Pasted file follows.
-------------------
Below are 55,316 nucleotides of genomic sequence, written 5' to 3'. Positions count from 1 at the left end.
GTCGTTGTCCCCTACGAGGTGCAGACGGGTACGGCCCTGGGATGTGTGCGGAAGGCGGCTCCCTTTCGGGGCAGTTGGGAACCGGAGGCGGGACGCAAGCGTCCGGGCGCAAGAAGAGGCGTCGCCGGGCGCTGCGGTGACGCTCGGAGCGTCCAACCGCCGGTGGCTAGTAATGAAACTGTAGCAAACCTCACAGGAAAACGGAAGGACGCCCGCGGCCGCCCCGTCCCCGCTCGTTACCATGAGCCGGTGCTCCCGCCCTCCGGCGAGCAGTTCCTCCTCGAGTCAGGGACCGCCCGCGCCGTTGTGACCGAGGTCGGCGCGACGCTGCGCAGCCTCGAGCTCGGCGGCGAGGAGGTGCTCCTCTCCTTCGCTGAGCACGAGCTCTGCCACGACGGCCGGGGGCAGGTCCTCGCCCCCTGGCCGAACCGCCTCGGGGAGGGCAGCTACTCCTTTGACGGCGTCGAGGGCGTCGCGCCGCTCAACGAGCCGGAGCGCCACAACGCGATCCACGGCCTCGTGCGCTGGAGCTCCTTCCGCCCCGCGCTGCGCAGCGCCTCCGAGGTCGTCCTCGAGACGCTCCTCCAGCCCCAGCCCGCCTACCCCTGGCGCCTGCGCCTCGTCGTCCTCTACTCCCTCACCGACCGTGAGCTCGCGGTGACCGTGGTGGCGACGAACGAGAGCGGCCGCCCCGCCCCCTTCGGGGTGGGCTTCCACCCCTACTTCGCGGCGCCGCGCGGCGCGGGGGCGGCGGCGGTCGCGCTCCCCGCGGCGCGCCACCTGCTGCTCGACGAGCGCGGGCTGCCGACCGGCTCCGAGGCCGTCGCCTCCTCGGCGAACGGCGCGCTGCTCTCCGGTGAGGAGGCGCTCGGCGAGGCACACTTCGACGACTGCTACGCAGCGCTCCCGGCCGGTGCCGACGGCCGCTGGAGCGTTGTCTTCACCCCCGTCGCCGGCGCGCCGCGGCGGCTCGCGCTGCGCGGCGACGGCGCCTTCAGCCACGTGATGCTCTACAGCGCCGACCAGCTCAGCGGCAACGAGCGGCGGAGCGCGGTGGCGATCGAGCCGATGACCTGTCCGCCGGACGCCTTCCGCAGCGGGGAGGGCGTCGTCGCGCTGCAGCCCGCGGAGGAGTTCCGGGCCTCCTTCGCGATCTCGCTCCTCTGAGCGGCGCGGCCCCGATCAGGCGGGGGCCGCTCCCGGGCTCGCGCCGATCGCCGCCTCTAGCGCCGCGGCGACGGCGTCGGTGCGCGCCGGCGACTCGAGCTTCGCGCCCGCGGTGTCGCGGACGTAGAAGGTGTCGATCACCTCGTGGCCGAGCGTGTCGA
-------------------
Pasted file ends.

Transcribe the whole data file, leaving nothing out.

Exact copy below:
Below are 55,316 nucleotides of genomic sequence, written 5' to 3'. Positions count from 1 at the left end.
GTCGTTGTCCCCTACGAGGTGCAGACGGGTACGGCCCTGGGATGTGTGCGGAAGGCGGCTCCCTTTCGGGGCAGTTGGGAACCGGAGGCGGGACGCAAGCGTCCGGGCGCAAGAAGAGGCGTCGCCGGGCGCTGCGGTGACGCTCGGAGCGTCCAACCGCCGGTGGCTAGTAATGAAACTGTAGCAAACCTCACAGGAAAACGGAAGGACGCCCGCGGCCGCCCCGTCCCCGCTCGTTACCATGAGCCGGTGCTCCCGCCCTCCGGCGAGCAGTTCCTCCTCGAGTCAGGGACCGCCCGCGCCGTTGTGACCGAGGTCGGCGCGACGCTGCGCAGCCTCGAGCTCGGCGGCGAGGAGGTGCTCCTCTCCTTCGCTGAGCACGAGCTCTGCCACGACGGCCGGGGGCAGGTCCTCGCCCCCTGGCCGAACCGCCTCGGGGAGGGCAGCTACTCCTTTGACGGCGTCGAGGGCGTCGCGCCGCTCAACGAGCCGGAGCGCCACAACGCGATCCACGGCCTCGTGCGCTGGAGCTCCTTCCGCCCCGCGCTGCGCAGCGCCTCCGAGGTCGTCCTCGAGACGCTCCTCCAGCCCCAGCCCGCCTACCCCTGGCGCCTGCGCCTCGTCGTCCTCTACTCCCTCACCGACCGTGAGCTCGCGGTGACCGTGGTGGCGACGAACGAGAGCGGCCGCCCCGCCCCCTTCGGGGTGGGCTTCCACCCCTACTTCGCGGCGCCGCGCGGCGCGGGGGCGGCGGCGGTCGCGCTCCCCGCGGCGCGCCACCTGCTGCTCGACGAGCGCGGGCTGCCGACCGGCTCCGAGGCCGTCGCCTCCTCGGCGAACGGCGCGCTGCTCTCCGGTGAGGAGGCGCTCGGCGAGGCACACTTCGACGACTGCTACGCAGCGCTCCCGGCCGGTGCCGACGGCCGCTGGAGCGTTGTCTTCACCCCCGTCGCCGGCGCGCCGCGGCGGCTCGCGCTGCGCGGCGACGGCGCCTTCAGCCACGTGATGCTCTACAGCGCCGACCAGCTCAGCGGCAACGAGCGGCGGAGCGCGGTGGCGATCGAGCCGATGACCTGTCCGCCGGACGCCTTCCGCAGCGGGGAGGGCGTCGTCGCGCTGCAGCCCGCGGAGGAGTTCCGGGCCTCCTTCGCGATCTCGCTCCTCTGAGCGGCGCGGCCCCGATCAGGCGGGGGCCGCTCCCGGGCTCGCGCCGATCGCCGCCTCTAGCGCCGCGGCGACGGCGTCGGTGCGCGCCGGCGACTCGAGCTTCGCGCCCGCGGTGTCGCGGACGTAGAAGGTGTCGATCACCTCGTGGCCGAGCGTGTCGA